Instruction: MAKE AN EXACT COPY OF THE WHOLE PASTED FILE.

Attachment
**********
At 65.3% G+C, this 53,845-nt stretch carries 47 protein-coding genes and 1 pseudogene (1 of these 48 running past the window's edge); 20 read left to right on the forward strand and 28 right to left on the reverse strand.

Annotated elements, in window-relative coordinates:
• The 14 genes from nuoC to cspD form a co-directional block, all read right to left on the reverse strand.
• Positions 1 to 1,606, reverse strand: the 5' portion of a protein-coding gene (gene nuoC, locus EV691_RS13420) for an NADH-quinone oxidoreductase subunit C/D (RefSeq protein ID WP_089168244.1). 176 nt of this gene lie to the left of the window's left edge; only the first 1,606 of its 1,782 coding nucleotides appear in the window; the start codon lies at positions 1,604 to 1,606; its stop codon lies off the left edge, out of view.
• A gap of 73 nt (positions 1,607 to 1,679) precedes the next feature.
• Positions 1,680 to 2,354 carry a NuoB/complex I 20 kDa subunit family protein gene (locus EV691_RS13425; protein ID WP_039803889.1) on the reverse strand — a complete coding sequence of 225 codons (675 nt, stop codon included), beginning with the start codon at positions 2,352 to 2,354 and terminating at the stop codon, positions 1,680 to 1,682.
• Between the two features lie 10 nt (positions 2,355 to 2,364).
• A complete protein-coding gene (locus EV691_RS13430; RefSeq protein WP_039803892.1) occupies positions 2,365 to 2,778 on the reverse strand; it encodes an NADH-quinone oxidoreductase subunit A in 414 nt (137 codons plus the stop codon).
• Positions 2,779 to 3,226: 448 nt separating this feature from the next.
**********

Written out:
At 65.3% G+C, this 53,845-nt stretch carries 47 protein-coding genes and 1 pseudogene (1 of these 48 running past the window's edge); 20 read left to right on the forward strand and 28 right to left on the reverse strand.

Annotated elements, in window-relative coordinates:
• The 14 genes from nuoC to cspD form a co-directional block, all read right to left on the reverse strand.
• Positions 1 to 1,606, reverse strand: the 5' portion of a protein-coding gene (gene nuoC, locus EV691_RS13420) for an NADH-quinone oxidoreductase subunit C/D (RefSeq protein ID WP_089168244.1). 176 nt of this gene lie to the left of the window's left edge; only the first 1,606 of its 1,782 coding nucleotides appear in the window; the start codon lies at positions 1,604 to 1,606; its stop codon lies off the left edge, out of view.
• A gap of 73 nt (positions 1,607 to 1,679) precedes the next feature.
• Positions 1,680 to 2,354 carry a NuoB/complex I 20 kDa subunit family protein gene (locus EV691_RS13425; protein ID WP_039803889.1) on the reverse strand — a complete coding sequence of 225 codons (675 nt, stop codon included), beginning with the start codon at positions 2,352 to 2,354 and terminating at the stop codon, positions 1,680 to 1,682.
• Between the two features lie 10 nt (positions 2,355 to 2,364).
• A complete protein-coding gene (locus EV691_RS13430; RefSeq protein WP_039803892.1) occupies positions 2,365 to 2,778 on the reverse strand; it encodes an NADH-quinone oxidoreductase subunit A in 414 nt (137 codons plus the stop codon).
• Positions 2,779 to 3,226: 448 nt separating this feature from the next.